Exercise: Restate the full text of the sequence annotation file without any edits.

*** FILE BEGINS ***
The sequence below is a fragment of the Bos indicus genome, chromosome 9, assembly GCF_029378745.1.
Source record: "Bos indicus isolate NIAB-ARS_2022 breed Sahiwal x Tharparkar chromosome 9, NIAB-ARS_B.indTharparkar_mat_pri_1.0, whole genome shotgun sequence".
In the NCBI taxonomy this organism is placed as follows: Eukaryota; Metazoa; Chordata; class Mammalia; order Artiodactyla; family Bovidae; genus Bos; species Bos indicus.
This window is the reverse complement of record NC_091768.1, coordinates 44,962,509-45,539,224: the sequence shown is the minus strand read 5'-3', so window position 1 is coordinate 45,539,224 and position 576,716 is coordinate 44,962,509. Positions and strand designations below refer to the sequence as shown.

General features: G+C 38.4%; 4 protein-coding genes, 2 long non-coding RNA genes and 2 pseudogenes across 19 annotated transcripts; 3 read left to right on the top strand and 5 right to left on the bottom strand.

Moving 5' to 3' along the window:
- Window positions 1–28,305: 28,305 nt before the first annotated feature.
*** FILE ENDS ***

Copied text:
The sequence below is a fragment of the Bos indicus genome, chromosome 9, assembly GCF_029378745.1.
Source record: "Bos indicus isolate NIAB-ARS_2022 breed Sahiwal x Tharparkar chromosome 9, NIAB-ARS_B.indTharparkar_mat_pri_1.0, whole genome shotgun sequence".
In the NCBI taxonomy this organism is placed as follows: Eukaryota; Metazoa; Chordata; class Mammalia; order Artiodactyla; family Bovidae; genus Bos; species Bos indicus.
This window is the reverse complement of record NC_091768.1, coordinates 44,962,509-45,539,224: the sequence shown is the minus strand read 5'-3', so window position 1 is coordinate 45,539,224 and position 576,716 is coordinate 44,962,509. Positions and strand designations below refer to the sequence as shown.

General features: G+C 38.4%; 4 protein-coding genes, 2 long non-coding RNA genes and 2 pseudogenes across 19 annotated transcripts; 3 read left to right on the top strand and 5 right to left on the bottom strand.

Moving 5' to 3' along the window:
- Window positions 1–28,305: 28,305 nt before the first annotated feature.